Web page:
linked list monday: midlife crises, the end of Covid, USA soccer

It has again been quite a while, but the links roll on!

The Apollo Murders review

The Apollo MurdersThe Apollo Murders by Chris Hadfield

My rating: 3 of 5 stars


(more like 3.5 stars)

Overall this book had a serious “For All Mankind” feel – if you liked this, you should check out that show! The characters were…all right, I guess, and definitely some of the twists were telegraphed well in advance. And the book almost felt more like a vehicle for Hadfield (who is, of course, an accomplished astronaut) to explain cool space-y things.

But, what can I say, I’m a sucker for alternate space history stories apparently! And some of the more outlandish details, I thought, turned out to have actually happened.



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State of Terror review

State of TerrorState of Terror by Hillary Rodham Clinton

My rating: 4 of 5 stars


I’m a big fan of Louise Penny, so I preordered this and was excited to read it. And after the first 10 pages, I was worried; the main character is a women Secretary of State who’s coming in after the previous President made a big mess of things, and I wondered whether the whole book was a sort of wish-fulfillment exercise. But the book gets going quickly, and while there were a few eye-rolling moments it’s well-written and compelling. (and in the acknowledgements Clinton says that the main character was based on someone else; my bad!)


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Our Time is Now: Power, Purpose, and the Fight for a Fair America review

Our Time Is Now: Power, Purpose, and the Fight for a Fair AmericaOur Time Is Now: Power, Purpose, and the Fight for a Fair America by Stacey Abrams

My rating: 4 of 5 stars


For me, this book was an odd mix of pessimism (looking at the past) and optimism. (looking at what might happen in the future!) It’s a sober look at what happened when Abrams ran for Georgia governor in 2018 and barely lost (voter suppression in a lot of different ways), but also at the history of voter suppression starting after the Civil War.

Odds and ends:
– Abrams points out that a lot of the voter suppression of the past was pretty obvious, like poll taxes and literacy tests. But these days they’re more subtle and make the voter feel like they’re at fault, for example not being able to wait for hours in line or being purged off the voter roll because they haven’t voted recently enough.
– I didn’t realize that Abrams started the New Georgia Project to help Georgia residents learn about the Affordable Care Act. Neat!
– Abrams talks about the “exact match” policy that Brian Kemp (her Republican opponent in 2018, and also the Georgia Secretary of State, which meant he was in charge of running the election, which…yeah) enacted which means to register to vote your data had to exactly match either the Social Security database or the Georgia Department of Driver Services database. But neither of those databases is designed for that purpose. And while this sounds like it will affect all people equally, in practice the risk of a mismatch is higher for women and people of color.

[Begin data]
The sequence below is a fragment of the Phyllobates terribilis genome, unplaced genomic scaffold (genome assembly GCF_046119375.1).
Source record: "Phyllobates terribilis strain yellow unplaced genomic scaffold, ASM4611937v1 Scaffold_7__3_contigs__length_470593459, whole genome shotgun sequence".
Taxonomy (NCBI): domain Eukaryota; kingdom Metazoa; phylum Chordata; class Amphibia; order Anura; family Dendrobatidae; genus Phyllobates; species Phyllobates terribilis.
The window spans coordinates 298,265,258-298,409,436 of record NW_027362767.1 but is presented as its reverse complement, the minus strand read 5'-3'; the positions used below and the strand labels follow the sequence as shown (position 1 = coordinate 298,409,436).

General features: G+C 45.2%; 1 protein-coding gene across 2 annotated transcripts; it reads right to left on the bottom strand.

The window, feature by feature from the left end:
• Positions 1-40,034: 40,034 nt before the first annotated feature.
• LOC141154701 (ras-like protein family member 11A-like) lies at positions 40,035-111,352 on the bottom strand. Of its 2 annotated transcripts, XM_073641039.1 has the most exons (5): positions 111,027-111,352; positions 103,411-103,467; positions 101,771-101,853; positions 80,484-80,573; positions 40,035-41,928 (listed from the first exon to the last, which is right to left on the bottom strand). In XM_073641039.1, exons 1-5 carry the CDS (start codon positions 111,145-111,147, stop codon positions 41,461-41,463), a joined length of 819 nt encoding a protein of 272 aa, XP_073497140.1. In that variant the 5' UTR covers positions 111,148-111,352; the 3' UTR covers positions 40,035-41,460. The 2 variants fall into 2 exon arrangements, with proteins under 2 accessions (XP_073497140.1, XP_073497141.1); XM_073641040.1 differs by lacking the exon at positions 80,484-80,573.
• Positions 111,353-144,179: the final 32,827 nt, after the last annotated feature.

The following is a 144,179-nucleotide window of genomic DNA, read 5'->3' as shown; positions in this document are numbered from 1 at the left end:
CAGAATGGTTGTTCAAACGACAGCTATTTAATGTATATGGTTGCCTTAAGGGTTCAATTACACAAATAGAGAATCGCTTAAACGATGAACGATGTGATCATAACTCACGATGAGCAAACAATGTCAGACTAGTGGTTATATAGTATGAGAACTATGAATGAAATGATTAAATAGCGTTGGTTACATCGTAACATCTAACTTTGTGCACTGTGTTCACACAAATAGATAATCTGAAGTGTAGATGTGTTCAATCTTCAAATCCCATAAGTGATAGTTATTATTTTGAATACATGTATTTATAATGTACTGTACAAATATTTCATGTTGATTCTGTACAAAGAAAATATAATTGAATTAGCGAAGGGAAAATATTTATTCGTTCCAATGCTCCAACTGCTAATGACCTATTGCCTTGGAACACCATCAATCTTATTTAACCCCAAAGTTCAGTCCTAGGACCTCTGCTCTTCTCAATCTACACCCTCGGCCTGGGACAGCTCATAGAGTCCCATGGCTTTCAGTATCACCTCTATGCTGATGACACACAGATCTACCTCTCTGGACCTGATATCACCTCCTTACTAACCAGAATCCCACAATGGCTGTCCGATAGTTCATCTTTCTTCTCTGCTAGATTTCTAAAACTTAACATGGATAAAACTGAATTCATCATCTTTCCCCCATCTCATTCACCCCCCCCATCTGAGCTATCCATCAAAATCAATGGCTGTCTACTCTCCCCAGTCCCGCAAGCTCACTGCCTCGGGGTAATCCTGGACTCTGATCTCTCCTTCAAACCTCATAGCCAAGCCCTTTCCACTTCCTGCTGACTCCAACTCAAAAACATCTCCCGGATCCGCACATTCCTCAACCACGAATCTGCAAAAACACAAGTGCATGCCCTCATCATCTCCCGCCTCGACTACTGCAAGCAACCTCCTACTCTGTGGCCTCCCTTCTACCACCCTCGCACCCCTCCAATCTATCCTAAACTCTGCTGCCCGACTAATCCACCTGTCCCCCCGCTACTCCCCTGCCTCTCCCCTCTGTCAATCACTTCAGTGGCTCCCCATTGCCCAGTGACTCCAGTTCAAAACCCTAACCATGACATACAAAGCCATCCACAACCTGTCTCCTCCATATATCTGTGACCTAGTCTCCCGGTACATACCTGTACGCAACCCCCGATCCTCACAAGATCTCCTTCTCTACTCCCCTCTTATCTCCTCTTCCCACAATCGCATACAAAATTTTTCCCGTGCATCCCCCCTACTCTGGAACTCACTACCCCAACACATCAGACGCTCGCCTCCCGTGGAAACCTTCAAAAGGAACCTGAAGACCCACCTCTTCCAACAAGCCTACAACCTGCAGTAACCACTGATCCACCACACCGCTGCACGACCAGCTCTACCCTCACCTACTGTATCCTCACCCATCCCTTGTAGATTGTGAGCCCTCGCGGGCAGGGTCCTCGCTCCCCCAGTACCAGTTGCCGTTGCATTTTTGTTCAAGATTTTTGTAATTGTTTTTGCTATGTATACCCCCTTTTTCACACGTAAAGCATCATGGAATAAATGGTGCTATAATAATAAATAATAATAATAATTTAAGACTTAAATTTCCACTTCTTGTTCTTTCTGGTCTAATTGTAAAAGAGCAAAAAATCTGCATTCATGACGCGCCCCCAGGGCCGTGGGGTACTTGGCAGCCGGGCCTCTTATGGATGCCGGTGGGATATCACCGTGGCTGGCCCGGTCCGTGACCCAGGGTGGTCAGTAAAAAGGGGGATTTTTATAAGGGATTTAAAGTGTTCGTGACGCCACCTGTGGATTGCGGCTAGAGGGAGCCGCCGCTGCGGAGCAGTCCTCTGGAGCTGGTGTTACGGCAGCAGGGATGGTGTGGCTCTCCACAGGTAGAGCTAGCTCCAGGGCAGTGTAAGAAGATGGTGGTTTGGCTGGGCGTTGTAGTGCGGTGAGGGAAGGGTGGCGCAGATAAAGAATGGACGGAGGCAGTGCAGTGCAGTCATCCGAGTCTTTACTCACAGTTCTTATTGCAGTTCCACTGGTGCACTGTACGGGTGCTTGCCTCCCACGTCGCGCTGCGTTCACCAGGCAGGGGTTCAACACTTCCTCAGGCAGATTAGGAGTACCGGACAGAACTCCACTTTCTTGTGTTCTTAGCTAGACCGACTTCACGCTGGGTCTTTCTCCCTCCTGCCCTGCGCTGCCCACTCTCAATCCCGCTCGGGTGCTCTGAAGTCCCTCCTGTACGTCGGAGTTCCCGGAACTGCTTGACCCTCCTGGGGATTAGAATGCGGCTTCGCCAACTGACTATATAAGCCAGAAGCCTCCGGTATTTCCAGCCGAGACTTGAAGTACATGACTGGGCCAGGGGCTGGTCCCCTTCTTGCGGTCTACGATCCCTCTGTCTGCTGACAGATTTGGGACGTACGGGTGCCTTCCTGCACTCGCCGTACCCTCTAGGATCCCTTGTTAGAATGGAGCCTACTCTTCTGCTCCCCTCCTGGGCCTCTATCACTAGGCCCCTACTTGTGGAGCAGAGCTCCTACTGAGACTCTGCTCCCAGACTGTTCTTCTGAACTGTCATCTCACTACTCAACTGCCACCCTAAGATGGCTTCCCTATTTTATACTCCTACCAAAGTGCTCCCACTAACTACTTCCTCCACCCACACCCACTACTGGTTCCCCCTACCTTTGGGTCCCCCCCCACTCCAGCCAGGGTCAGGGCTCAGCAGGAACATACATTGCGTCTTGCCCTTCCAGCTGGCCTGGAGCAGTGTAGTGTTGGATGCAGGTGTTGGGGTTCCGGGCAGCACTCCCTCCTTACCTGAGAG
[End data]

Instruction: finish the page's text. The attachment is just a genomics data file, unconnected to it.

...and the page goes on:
– The GAO did a study and found that voter ID requirements reduced turnout by around 2%. (by comparing elections in Kansas and Tennessee, which have voter ID requirements, versus ones in other states that do not) Which is a lot!
– Abrams points out that not only can voter suppression block people from voting, but it also convinces others to not even try.
– In Georgia, by law election officials are supposed to notify voters that have problems with their absentee ballot so they can “cure” it. (i.e. fix it) But different counties do this in different ways, and rural counties tended to not do signature matches and just call up the voter if there was a problem, while the state’s most racially diverse county (Gwinnett) had the highest rejection rate in the state.
– I had read about this before, but in 1981 the Republican National Committee funded the National Ballot Security Task Force which deployed teams to minority voting precincts for the New Jersey election. The people carried radios and guns, put up signs warning people they were being monitored , and challenged people in line. The plan worked and the Republican candidate for governor won, but the DNC sued the GOP and won a consent decree saying they couldn’t do that anymore…until 2017.
– On the topic of long voting lines, Abrams reasonably points out that there should be federal rules that more resources be put places that have a history of having long lines. (instead of rules that require a minimum number of machines or poll workers)
– Abrams says if you want to make a difference and volunteer for a campaign or organization, ask to be assigned to the voters who the campaign thinks is least likely to show up, because then you’re making the biggest difference.


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